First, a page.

The 10 Most Dangerous Places On Earth Are Probably All World Cup Soccer Stadiums

To date, five people have reportedly died while working on stadiums and facilities for the 2014 FIFA World Cup in Brazil, and that’s approximately five deaths too many. However, as several of the stadiums are reportedly way behind in construction, the contractors have allegedly been pushing workers around the clock to get the work completed, and that has led to lapses in safety that have caused injuries and these unfortunate deaths. But after two deaths at the Arena da Amazônia construction site in Manaus last week, the union has finally said, “Enough is enough.”

Except, you know, in Portuguese.

After the death of two workers last week, the builders’ union have downed tools, saying the rush to finish the job before the year-end deadline is putting lives at risk. “The rating for safety in the building site is zero … and we’re under constant pressure to work,” the builder José Aristoteles de Souza Filho told the Brazilian news website G1.

The strike is the latest setback for the Arena da Amazônia, which is among several World Cup venues that are behind schedule. At the weekend, a court ordered the suspension of work on the roof of the basket-shaped stadium after a worker, fell 35 metres to his death on Saturday. Marcleudo de Melo Ferreira died after his cable snapped in the early hours at the end of a night shift. (Via The Guardian)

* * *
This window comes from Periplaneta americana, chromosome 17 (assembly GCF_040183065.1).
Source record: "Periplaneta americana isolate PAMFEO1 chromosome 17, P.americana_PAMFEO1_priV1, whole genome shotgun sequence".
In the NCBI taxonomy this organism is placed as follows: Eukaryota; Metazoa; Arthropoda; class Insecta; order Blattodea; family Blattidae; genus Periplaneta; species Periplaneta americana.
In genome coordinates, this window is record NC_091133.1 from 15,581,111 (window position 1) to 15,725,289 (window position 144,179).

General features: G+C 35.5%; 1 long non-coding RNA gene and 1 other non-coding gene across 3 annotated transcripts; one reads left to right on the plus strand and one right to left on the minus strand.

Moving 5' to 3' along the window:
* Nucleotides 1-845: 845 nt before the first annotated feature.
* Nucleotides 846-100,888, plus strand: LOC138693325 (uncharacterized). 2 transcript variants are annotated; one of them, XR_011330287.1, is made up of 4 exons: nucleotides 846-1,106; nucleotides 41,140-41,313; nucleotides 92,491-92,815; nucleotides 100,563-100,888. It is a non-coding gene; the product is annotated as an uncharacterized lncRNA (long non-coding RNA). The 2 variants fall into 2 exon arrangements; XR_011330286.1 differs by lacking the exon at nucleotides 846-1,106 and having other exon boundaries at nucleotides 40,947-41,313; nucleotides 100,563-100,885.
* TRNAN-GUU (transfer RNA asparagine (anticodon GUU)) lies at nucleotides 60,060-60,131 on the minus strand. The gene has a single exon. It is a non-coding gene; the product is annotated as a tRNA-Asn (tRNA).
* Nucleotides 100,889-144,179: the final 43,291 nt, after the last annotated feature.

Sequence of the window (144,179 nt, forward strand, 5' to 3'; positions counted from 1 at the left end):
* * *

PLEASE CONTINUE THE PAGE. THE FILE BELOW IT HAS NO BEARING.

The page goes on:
The solution? The contracting company has to present an updated safety report that proves that things will be better and safety will be a top priority, or else construction remains ceased. Now, I’m no big city lawyer type, but if I know anything about the World Cup, lawyers, contractors and foreign courts, this will be settled with great seriousness and definitely not with a series of bribes and more deaths.

(Banner via Getty)